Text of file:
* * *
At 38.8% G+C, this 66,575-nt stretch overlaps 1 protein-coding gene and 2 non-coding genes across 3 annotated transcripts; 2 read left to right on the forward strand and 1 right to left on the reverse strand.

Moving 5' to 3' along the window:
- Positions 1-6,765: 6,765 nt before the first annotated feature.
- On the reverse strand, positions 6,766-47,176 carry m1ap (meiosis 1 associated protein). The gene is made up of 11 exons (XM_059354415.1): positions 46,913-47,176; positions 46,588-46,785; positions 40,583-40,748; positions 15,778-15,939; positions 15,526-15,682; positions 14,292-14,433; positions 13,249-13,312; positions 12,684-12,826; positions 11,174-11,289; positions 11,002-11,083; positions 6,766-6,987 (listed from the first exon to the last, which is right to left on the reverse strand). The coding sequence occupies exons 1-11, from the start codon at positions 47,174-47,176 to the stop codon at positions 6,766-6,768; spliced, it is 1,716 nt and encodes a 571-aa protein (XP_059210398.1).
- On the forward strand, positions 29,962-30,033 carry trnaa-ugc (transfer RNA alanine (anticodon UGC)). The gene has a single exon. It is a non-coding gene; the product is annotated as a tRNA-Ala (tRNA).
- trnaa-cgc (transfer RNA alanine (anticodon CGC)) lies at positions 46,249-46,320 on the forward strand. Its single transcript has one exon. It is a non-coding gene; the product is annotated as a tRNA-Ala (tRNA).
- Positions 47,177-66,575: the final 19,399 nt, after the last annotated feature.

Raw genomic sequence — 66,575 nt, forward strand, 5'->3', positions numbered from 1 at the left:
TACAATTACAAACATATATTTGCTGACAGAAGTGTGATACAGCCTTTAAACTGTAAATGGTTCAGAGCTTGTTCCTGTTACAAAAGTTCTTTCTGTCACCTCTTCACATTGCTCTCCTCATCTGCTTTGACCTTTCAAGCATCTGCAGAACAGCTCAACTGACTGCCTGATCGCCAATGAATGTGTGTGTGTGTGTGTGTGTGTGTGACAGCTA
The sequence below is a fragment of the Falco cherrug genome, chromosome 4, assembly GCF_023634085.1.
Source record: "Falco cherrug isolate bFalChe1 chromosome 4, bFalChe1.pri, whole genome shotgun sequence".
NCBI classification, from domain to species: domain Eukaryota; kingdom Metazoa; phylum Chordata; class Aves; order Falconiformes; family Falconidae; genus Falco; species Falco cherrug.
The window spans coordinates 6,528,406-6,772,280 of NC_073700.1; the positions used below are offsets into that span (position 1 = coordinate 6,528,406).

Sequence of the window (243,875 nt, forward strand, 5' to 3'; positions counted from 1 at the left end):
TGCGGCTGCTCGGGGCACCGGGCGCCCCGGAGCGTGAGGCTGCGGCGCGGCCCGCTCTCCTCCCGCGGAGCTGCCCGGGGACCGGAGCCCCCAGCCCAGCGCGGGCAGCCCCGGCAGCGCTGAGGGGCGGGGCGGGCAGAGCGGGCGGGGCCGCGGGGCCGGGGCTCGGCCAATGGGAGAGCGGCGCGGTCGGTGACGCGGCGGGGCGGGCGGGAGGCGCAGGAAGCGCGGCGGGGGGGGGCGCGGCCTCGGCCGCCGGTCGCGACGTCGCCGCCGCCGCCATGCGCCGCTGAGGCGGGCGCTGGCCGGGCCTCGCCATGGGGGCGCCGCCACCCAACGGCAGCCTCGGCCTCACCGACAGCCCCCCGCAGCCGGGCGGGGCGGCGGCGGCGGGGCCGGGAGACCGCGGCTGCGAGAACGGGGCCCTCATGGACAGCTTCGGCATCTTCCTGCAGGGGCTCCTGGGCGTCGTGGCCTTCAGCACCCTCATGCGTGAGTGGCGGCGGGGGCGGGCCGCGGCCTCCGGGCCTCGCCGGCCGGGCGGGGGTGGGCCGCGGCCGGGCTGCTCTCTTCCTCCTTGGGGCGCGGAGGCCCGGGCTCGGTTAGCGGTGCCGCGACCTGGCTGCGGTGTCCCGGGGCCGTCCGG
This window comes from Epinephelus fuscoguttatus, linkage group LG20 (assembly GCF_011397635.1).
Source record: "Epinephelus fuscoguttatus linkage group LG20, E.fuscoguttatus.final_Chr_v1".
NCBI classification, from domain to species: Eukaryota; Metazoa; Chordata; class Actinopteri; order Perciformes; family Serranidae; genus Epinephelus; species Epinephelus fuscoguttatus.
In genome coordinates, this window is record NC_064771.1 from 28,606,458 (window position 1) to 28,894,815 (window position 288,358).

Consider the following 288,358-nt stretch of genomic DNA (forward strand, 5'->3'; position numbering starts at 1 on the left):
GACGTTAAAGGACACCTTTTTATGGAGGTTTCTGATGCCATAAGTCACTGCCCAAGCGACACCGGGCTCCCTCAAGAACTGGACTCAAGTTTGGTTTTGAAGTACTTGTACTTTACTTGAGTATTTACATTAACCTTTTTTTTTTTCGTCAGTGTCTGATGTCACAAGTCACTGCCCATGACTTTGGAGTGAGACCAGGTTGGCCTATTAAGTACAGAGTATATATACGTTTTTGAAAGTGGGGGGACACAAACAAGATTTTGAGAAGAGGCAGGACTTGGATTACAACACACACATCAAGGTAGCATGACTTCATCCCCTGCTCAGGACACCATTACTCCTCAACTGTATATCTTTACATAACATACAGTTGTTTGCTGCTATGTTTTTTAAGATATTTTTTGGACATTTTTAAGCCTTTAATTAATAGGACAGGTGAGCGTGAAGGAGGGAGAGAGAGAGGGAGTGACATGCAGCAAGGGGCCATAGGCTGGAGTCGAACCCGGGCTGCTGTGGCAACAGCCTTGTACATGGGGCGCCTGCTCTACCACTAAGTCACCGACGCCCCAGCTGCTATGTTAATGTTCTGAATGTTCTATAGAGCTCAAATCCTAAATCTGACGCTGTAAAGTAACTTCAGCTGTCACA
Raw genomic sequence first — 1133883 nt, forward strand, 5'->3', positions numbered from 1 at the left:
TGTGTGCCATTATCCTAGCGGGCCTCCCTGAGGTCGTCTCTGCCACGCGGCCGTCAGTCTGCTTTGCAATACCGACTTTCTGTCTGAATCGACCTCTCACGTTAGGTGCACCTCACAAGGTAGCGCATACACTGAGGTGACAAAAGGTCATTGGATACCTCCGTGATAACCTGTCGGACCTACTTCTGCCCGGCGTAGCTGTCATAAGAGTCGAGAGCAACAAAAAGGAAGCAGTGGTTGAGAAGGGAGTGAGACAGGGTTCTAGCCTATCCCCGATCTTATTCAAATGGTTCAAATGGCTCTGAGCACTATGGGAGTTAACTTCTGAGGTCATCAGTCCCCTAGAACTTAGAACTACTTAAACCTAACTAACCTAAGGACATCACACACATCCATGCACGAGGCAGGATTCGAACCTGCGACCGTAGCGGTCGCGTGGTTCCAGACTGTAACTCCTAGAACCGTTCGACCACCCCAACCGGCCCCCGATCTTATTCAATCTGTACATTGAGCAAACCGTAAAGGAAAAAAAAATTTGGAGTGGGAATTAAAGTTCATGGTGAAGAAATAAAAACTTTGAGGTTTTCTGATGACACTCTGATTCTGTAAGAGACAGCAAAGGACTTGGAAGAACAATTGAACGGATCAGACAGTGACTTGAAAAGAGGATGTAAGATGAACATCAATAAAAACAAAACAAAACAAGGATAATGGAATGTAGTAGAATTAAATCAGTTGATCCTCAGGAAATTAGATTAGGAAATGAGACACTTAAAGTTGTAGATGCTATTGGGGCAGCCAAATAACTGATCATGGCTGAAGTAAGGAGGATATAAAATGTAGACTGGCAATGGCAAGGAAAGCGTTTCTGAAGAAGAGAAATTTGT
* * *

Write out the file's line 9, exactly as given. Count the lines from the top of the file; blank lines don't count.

TACAATTACAAACATATATTTGCTGACAGAAGTGTGATACAGCCTTTAAACTGTAAATGGTTCAGAGCTTGTTCCTGTTACAAAAGTTCTTTCTGTCACCTCTTCACATTGCTCTCCTCATCTGCTTTGACCTTTCAAGCATCTGCAGAACAGCTCAACTGACTGCCTGATCGCCAATGAATGTGTGTGTGTGTGTGTGTGTGTGTGACAGCTA